Journal of Texas Archeology and History




Boca Chica Beach spans the south Texas coast in Cameron County for a distance of roughly 12 kilometers between Brazos Santiago Pass and the mouth of the Rio Grande River at the Texas and Mexican border. More than 165 historic ships have been reported lost along the south Texas coast in this general area and at least four, or portions thereof, have been discovered so far. The most well-known of the shipwreck remains is archeological site 41CF184, nicknamed Boca Chica No. 2, which has gained almost mythological status in the region as it has long been circumstantially linked to the Mexican warship Moctezuma; not-so-coincidentally one of the most famous shipwrecks in the region. Is Boca Chica No. 2 the famous warship, once believed to be a “phantom” because it so often eluded the Texian patrols? Evidence suggests otherwise but the significance of both the historic ship and the archeological site invite reexamination of this unresolved mystery.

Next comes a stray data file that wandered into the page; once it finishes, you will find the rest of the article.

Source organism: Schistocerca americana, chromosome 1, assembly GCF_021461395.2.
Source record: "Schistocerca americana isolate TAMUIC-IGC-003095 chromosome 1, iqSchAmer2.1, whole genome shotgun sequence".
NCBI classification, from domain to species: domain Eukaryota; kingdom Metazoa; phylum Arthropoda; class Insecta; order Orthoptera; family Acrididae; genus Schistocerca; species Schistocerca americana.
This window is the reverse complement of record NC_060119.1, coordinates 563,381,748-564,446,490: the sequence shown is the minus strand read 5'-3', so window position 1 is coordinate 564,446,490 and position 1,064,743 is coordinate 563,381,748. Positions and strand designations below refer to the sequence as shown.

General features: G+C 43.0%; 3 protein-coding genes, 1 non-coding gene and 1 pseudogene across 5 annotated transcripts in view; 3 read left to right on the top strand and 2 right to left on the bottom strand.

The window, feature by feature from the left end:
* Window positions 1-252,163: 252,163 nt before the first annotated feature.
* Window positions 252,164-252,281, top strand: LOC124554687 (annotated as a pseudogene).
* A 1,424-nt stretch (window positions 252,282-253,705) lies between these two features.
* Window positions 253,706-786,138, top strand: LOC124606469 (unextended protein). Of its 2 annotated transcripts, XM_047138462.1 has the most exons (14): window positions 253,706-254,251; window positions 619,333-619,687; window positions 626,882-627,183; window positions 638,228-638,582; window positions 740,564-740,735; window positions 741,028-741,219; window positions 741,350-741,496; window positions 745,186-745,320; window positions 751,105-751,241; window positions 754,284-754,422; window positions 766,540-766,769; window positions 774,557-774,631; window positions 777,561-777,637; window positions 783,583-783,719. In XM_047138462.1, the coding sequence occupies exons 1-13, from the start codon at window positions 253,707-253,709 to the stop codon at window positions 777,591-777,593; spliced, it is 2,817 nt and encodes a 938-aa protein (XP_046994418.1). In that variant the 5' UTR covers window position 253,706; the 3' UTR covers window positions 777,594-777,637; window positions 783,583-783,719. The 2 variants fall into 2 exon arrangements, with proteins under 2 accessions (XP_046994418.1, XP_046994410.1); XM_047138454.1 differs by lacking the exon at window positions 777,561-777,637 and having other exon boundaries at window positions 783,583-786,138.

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The Journal of Texas Archeology and History.org is an organization dedicated to furthering research, education and public outreach in the fields of archeology and history concerning Texas and its bordering states of Louisiana, Arkansas, Oklahoma, New Mexico and Northern Mexico; a region we call the “Texas Borderlands.” The J.T.A.H. is collaborating with the Index of Texas Archaeology and S.F.A.S.U. to distribute their publication library to the general public via free and open-access channels. Visit www.JTAH.org to submit an article.



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